Defendant moves to dismiss this action because plaintiff’s complaint demonstrates that he has not yet exhausted his grievance concerning the issue underlying this action. Indeed, in the “Exhaustion of Administrative Remedies” portion of the form complaint filed by plaintiff, he states that his grievance is “Still Pending” at the third formal level of review. Compl. 2 (ECF No. 1). The attachments to plaintiff’s opposition further demonstrate that plaintiff has not exhausted his administrative remedies: plaintiff submits two second level responses for separate grievances concerning defendant’s conduct, one dated June 16, 2015, and one dated July 22, 2015, nearly two weeks and 1.5 months, respectively, after plaintiff initiated this action. See Pl.’s Opp’n Ex. II, ECF No. 36 at 35-39, 49.

         Having essentially conceded that his grievance has not yet been exhausted, plaintiff asserts a number of arguments in opposition to defendant’s motion. He argues first that dismissal is inappropriate because exhaustion is not a pleading requirement. While true, see Jones, 549 U.S. at 216, the fact remains that plaintiff did raise the issue in his complaint, and the Ninth Circuit has explicitly held that “[a] prisoner’s concession to nonexhaustion is a valid ground for dismissal.” Wyatt, 315 F.3d at 1120.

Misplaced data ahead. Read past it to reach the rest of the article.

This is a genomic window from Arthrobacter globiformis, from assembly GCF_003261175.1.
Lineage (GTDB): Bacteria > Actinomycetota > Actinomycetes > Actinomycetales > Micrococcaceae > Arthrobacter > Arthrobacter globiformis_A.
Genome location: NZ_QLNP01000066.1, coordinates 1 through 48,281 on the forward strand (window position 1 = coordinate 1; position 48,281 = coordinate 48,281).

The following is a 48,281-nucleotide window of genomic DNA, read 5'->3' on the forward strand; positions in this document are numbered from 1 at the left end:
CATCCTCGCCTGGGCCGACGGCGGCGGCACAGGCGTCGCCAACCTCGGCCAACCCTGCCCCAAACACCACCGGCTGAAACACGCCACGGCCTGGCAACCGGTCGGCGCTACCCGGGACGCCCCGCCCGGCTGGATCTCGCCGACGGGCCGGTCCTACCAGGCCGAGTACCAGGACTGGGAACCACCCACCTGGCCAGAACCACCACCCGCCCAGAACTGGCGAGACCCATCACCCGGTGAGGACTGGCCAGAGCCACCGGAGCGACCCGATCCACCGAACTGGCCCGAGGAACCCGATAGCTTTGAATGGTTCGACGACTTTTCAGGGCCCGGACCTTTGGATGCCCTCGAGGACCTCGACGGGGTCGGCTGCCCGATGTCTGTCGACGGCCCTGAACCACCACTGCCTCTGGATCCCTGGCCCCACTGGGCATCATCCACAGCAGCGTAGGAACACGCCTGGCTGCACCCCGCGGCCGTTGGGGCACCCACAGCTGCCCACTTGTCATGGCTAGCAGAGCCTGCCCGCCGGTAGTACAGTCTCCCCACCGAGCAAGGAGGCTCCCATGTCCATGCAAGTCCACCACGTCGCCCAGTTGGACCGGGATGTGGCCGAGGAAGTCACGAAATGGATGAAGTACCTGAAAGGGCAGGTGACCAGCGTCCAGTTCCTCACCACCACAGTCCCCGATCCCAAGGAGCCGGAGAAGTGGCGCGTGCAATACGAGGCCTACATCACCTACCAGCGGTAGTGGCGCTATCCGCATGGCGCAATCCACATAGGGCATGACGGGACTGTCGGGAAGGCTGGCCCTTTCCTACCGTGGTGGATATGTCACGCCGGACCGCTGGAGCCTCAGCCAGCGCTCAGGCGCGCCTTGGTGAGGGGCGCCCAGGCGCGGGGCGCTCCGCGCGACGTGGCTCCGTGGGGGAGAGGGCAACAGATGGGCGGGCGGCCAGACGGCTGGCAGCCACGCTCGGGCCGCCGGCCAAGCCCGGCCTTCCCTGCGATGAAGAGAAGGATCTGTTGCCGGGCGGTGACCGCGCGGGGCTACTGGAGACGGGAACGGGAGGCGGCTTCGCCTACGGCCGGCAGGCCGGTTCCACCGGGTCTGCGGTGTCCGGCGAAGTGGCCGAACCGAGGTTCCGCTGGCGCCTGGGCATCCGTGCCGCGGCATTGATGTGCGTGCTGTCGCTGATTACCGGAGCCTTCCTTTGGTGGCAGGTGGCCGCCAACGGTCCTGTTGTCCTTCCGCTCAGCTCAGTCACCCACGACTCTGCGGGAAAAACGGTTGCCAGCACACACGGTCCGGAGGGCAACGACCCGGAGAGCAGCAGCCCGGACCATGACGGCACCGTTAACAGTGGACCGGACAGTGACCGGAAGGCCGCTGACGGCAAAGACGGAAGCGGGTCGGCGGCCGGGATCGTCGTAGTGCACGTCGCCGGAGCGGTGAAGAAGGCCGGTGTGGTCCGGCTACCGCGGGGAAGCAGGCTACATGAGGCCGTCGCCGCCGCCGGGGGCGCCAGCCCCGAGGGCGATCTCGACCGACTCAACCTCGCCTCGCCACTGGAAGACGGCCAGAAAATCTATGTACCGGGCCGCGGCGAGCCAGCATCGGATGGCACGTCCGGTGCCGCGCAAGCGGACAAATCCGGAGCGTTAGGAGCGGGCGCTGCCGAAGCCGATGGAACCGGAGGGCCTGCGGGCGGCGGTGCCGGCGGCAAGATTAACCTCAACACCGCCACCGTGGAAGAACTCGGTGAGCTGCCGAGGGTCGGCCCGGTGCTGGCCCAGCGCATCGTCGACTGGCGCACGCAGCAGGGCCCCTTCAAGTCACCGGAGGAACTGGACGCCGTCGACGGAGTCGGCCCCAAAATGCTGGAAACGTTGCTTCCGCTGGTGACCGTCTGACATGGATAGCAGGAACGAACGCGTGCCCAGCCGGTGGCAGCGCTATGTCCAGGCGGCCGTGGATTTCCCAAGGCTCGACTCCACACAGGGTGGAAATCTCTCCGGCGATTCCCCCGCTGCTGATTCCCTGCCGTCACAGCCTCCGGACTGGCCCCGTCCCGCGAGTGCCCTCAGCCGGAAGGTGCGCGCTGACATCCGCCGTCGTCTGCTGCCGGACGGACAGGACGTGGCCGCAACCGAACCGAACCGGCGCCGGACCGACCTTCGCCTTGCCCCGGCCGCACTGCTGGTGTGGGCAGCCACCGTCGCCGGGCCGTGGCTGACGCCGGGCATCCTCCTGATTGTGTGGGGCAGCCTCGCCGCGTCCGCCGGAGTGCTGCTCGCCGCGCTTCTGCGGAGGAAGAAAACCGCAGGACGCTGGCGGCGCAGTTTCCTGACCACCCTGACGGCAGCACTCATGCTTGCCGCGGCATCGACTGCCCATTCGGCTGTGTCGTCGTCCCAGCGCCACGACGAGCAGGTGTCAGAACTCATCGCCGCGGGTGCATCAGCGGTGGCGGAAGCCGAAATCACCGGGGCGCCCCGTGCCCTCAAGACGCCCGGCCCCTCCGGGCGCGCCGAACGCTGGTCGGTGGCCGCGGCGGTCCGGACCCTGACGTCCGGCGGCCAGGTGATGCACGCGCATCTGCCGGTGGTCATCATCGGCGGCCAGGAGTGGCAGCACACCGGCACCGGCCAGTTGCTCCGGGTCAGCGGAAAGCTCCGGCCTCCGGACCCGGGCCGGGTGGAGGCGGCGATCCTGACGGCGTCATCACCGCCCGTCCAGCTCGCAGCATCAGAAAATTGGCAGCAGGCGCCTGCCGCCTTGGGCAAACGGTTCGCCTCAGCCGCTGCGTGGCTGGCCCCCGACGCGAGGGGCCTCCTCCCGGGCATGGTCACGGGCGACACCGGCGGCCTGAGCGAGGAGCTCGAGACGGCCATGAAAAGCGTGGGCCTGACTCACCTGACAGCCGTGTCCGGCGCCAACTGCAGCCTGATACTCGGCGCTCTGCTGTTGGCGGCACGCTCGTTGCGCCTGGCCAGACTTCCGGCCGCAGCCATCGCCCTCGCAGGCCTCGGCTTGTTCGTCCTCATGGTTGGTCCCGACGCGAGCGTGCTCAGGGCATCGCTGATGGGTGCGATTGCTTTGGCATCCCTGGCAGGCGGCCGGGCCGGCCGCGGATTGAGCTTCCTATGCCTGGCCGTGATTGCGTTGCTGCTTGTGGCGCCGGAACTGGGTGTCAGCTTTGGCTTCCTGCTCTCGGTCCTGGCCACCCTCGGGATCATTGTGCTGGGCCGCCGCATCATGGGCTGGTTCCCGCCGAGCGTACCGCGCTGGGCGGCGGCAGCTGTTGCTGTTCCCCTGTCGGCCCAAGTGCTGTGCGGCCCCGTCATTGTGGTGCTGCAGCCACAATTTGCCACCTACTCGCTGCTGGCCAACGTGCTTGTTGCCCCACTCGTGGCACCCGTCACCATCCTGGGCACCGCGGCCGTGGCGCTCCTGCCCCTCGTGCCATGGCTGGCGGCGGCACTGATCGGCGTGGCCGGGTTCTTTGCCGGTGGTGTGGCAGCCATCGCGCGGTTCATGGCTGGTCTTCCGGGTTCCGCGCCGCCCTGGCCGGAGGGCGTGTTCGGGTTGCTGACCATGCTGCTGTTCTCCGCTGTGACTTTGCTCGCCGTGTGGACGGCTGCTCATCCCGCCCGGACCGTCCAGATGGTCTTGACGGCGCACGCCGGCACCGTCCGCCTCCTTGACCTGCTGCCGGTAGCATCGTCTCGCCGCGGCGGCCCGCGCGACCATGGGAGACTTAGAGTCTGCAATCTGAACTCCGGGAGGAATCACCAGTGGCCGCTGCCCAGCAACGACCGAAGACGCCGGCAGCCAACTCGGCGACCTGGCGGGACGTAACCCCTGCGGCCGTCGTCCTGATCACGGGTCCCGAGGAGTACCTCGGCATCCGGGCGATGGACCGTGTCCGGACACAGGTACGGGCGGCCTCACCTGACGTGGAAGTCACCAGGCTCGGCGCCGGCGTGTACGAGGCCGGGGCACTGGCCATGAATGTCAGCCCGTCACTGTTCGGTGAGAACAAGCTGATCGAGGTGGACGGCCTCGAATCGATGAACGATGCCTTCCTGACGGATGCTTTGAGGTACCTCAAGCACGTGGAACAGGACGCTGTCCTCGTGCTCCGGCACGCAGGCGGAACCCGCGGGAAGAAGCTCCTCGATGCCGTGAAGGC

Plaintiff next argues that a prisoner does not need to exhaust his administrative remedies when he seeks money damages only. This argument has long been foreclosed by Booth, 532 U.S. at 741, which held that a prisoner must exhaust his administrative remedies so long as some remedy remains available. Since plaintiff does not allege that no other form of relief was available to him in the administrative process, this argument is rejected.

         Lastly, plaintiff argues that a stay of this case is appropriate pending exhaustion. The exhaustion requirement, however, is mandatory, and this court cannot stay this action to provide plaintiff an opportunity for exhaustion after litigation has begun. McKinney, 311 F.3d at 1200.

         Based on plaintiff’s concession of nonexhaustion, which is clear and unequivocal on the face of the complaint, and in the absence of any applicable exception to the exhaustion requirement, the court finds plaintiff’s case must be dismissed for failing to state a claim upon which any relief may be granted. Jones, 549 U.S. at 215; 28 U.S.C. § 1915A(b)(1). The “exhaustion requirement does not allow a prisoner to file a complaint addressing non-exhausted claims.” Rhodes v. Robinson, 621 F.3d 1002, 1004 (9th Cir. 2010) (citing McKinney, 311 F.3d at 1199).

         While the court typically grants leave to amend liberally in a pro se cases, his clearly conceded failure to exhaust is not a pleading defect that could be cured by the allegation of additional facts. See Lopez v. Smith, 203 F.3d 1122, 1127 (9th Cir. 2000) (en banc); Saul v. United States, 928 F.2d 829, 843 (9th Cir. 1991) (“A district court does not err in denying leave to amend where the amendment would be futile.”).

         Accordingly, IT IS HEREBY ORDERED that the Clerk of Court shall assign a district judge to this case; and IT IS HEREBY RECOMMENDED that:

1. Defendant’s May 9, 2016, motion to dismiss (ECF No. 34) be granted; and
2. This action be dismissed without prejudice for failure to exhaust ...